It's said that heating with wood warms you twice, once as you chop it, and once as you enjoy its warmth. And since it's usually less expensive than other fuels, it can warm you a third time knowing you are saving money.
But don't think burning wood is free. Consider the costs associated with sawing and hauling it and the time required for chopping it, cleaning up ashes and maintaining stoves and chimneys. And don't forget the doctor bills from splinters, cuts or worse. Consider too that some areas of the country don't allow wood burning due to air pollution concerns, so check before investing in a new wood stove or wood cutting equipment.
Wood does has a lot of advantages as a heat source. For one, it can warm the home even if the power is out, which can't be said for many other types of heat. It is considered a "green" energy source since it is renewable. And wood fires are aesthetically pleasing and their direct, radiant heat is enjoyable.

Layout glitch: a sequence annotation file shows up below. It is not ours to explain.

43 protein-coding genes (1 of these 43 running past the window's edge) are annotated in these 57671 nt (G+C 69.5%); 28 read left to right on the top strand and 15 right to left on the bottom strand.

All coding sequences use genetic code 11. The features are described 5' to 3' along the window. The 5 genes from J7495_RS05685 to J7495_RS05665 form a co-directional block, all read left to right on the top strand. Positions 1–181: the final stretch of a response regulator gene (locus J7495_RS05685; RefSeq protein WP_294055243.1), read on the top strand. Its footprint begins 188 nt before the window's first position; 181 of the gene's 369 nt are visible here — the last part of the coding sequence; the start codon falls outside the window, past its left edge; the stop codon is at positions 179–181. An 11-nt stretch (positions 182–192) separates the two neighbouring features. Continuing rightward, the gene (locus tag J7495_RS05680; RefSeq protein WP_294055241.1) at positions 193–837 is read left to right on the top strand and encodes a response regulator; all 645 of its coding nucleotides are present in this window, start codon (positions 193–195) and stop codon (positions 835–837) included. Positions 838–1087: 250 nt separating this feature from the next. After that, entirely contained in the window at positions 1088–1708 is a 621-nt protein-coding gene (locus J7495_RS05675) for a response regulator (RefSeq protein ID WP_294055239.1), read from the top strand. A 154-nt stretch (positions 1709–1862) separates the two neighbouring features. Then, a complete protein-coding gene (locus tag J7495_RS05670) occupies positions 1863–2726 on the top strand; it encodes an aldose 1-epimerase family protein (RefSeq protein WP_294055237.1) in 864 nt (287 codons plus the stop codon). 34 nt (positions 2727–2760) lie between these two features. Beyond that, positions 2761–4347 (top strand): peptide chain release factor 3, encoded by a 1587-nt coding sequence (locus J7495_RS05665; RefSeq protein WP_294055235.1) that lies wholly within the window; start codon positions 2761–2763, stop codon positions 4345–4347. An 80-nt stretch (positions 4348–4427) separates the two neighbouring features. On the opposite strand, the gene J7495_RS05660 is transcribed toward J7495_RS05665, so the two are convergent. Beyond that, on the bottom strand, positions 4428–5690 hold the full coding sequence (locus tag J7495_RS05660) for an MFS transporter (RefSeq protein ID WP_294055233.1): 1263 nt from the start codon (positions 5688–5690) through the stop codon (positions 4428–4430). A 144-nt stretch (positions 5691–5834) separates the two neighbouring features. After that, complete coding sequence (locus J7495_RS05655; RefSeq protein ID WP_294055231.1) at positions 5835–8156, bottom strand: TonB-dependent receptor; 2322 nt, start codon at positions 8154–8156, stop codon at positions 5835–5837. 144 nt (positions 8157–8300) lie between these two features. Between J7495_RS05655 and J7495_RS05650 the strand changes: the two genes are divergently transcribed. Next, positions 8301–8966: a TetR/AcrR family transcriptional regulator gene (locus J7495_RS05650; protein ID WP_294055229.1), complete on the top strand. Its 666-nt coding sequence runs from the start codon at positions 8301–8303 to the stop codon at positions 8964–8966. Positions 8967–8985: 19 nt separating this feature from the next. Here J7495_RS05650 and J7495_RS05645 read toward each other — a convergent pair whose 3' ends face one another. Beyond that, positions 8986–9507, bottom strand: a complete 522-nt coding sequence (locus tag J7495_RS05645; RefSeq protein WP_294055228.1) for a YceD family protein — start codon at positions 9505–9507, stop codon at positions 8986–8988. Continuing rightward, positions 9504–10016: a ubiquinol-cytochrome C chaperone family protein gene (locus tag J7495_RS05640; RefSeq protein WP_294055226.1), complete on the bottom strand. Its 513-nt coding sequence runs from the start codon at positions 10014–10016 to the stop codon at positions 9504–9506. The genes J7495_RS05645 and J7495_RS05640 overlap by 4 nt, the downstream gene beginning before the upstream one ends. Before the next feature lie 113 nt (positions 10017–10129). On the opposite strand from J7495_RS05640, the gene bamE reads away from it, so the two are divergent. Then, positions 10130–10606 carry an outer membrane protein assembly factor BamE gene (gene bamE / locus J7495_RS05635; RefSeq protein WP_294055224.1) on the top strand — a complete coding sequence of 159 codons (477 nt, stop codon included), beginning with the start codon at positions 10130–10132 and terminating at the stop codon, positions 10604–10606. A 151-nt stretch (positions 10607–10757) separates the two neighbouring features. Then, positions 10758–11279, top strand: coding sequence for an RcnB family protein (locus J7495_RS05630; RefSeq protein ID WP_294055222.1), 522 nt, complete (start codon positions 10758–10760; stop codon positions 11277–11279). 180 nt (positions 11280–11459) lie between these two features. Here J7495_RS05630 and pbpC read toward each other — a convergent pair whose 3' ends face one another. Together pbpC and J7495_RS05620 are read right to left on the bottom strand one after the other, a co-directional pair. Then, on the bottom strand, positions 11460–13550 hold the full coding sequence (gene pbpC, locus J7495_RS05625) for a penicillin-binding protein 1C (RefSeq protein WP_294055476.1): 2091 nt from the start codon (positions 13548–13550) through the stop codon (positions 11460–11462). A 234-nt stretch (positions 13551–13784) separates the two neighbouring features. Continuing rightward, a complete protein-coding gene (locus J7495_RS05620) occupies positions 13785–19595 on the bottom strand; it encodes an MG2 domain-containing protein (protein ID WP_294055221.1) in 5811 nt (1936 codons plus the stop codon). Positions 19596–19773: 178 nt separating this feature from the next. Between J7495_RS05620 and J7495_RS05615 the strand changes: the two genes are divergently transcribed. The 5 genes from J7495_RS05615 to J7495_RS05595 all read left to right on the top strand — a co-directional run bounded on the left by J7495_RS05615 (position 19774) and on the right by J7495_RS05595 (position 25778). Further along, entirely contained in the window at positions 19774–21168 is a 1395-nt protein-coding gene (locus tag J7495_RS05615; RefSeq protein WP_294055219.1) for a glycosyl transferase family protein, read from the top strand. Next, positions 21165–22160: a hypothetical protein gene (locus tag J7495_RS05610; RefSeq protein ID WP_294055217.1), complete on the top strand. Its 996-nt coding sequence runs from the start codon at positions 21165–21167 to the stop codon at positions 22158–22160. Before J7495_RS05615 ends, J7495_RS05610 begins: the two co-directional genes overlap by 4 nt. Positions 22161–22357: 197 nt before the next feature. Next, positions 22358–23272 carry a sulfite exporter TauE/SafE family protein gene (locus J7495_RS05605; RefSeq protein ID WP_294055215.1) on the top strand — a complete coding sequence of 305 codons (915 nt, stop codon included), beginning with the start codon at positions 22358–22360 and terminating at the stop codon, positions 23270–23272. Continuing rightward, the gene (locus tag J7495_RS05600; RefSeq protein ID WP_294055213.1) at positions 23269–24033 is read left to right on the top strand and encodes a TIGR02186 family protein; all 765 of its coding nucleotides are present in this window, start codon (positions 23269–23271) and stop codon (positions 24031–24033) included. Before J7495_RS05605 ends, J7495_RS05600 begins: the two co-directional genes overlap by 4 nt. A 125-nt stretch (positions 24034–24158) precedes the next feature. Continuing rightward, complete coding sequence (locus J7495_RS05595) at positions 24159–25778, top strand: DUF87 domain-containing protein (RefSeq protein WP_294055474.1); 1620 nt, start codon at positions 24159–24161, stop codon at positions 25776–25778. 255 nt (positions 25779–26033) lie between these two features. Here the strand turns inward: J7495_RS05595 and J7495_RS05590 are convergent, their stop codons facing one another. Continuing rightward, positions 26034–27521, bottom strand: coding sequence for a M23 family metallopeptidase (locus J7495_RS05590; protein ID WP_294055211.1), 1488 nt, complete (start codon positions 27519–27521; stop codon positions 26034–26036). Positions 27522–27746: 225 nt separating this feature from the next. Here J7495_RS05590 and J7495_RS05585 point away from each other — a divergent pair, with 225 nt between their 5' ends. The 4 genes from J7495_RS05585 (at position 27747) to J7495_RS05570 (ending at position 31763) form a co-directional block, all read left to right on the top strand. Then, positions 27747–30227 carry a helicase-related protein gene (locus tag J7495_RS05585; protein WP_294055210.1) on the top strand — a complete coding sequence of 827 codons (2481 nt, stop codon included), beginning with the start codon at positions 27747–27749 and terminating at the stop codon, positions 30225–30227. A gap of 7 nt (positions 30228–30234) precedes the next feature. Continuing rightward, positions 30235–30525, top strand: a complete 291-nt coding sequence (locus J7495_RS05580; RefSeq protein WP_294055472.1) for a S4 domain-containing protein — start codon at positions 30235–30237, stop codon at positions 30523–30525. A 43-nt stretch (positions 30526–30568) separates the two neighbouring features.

Using wood is said to be good for the body and soul, providing physical exercise, and the satisfaction of feeling self-sufficient. If wood is plentiful where you live and you enjoy that tasks associated with getting it to the fireplace, it may be right for you.
If you are purchasing wood, it's usually sold by the cord. A cord is a stack of wood four-feet high and eight-feet long in four-foot lengths. That equals a volume of 128 cubic feet counting the wood, bark and air space. If the wood is neatly trimmed and well stacked, it will contain 85 to 90 cubic feet of wood, but as you might imagine, a cord is not a precise, well-defined measure.